I took a little trip to Heffers in Cambridge last week. There is something magical about Cambridge in winter with its cobbled streets lit up for Christmas and the great colleges against the skyline. I was looking for a biography or collections of Alcott’s letters but couldn’t find anything so I bought Meg, Jo Beth and Amy - The Story of Little Women and Why it Still Matters by Anne Boyd Rioux. 

It contains some fascinating facts about the life of Louisa May Alcott. She wrote most of Little Women in 10 weeks(!) at the requests of her publisher who wanted a book for girls. I was interested in the scenes that were cut from the original manuscript of Good Wives - Amy visiting a casino in Europe, Amy having more than one suitor and Laurie passionately kissing Jo when he proposes to her! Rioux goes into extensive detail about the film, television and theatrical adapations of Little Women which I am not particularly interested in but it’s an enjoyable read.

Do you love Little Women?

Sunday, 11 November 2018

A Patchwork Planet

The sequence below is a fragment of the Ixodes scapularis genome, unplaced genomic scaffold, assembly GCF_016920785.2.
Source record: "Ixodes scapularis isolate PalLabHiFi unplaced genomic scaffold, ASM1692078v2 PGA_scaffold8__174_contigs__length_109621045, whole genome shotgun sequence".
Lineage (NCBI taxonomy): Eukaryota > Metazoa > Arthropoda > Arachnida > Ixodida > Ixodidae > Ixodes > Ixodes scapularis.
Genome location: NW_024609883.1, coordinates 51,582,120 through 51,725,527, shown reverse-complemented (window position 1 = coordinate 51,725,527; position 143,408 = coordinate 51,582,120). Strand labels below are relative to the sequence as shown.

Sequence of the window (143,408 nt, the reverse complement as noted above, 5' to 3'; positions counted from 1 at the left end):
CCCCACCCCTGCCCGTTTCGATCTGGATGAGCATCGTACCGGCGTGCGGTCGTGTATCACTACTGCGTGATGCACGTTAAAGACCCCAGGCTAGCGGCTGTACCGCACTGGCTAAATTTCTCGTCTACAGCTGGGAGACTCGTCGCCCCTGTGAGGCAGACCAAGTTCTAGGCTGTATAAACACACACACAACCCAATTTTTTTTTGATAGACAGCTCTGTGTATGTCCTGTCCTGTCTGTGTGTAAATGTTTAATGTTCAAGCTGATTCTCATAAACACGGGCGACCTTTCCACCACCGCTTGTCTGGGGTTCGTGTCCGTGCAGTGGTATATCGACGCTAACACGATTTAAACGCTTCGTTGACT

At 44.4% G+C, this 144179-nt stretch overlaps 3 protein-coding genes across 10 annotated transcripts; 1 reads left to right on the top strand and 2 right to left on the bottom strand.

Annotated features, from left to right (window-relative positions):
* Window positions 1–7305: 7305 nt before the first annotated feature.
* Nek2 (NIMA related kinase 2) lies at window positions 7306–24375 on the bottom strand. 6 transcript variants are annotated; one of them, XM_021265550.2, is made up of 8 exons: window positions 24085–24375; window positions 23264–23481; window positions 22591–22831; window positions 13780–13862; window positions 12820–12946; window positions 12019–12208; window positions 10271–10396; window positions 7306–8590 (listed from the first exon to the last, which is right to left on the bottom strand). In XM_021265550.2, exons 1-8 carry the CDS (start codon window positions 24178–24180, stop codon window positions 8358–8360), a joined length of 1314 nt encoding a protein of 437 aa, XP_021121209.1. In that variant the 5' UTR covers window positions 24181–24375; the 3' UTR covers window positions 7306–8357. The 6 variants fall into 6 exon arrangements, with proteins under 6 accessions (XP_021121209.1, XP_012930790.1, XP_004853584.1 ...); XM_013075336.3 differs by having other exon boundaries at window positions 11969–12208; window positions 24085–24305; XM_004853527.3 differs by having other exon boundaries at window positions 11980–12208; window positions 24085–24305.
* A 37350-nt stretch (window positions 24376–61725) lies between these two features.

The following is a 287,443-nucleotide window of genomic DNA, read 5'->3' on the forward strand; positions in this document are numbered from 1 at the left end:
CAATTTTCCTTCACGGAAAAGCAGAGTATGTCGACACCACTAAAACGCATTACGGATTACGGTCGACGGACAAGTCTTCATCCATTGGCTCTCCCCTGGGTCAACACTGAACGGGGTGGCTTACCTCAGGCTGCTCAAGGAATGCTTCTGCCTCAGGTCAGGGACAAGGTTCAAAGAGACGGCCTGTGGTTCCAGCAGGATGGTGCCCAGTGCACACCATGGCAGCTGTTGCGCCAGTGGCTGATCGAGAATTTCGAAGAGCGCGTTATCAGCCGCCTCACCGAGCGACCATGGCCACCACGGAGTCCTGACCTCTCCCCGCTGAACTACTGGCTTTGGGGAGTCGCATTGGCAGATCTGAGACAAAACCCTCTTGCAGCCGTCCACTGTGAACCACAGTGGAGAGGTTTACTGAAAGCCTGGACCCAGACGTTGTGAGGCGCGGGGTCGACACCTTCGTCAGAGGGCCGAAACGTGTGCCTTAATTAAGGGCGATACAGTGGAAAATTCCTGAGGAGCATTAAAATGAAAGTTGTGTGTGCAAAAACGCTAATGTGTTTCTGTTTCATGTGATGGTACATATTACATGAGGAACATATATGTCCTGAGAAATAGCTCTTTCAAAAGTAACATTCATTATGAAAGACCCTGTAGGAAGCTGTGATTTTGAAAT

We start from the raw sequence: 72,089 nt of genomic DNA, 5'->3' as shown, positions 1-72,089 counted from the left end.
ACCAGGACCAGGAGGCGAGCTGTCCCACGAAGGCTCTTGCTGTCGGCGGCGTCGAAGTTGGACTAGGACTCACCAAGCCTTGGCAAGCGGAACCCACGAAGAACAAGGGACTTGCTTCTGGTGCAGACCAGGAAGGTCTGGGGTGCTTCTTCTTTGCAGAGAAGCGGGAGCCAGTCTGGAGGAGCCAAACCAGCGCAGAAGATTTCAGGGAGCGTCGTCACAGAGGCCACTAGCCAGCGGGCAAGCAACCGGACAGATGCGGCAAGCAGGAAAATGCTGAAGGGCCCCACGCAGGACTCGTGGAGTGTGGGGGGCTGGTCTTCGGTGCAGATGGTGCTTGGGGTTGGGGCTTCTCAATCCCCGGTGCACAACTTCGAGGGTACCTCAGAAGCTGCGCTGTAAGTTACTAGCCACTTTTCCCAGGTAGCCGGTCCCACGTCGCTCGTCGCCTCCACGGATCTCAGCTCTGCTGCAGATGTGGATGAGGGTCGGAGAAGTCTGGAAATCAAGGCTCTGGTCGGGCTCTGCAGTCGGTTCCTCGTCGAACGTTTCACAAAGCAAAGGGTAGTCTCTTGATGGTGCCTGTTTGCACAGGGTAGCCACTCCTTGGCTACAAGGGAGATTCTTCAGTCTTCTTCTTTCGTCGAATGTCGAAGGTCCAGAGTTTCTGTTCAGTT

There were eleven full-time employees at Rent-a-Back. That meant nine people that I knew of had New Year’s plans. And these were not particularly successful people. Several might be looked upon as losers.


Anne Tyler’s charming novel A Patchwork Planet begins with a package delivered on a train to Philadelphia the day before New Year’s Eve and ends pretty much the same way. Barnaby Gaitlin is probably Tyler’s most attractive underachiever. His teenage penchant for breaking into neighbourhood houses to steal tiny mementos and rifling through photo albums results in a spell in a reform school for rich boys. Now almost thirty, he refuses to join the family firm and works for Rent-a-Back shifting furniture and doing odd jobs for the elderly and housebound.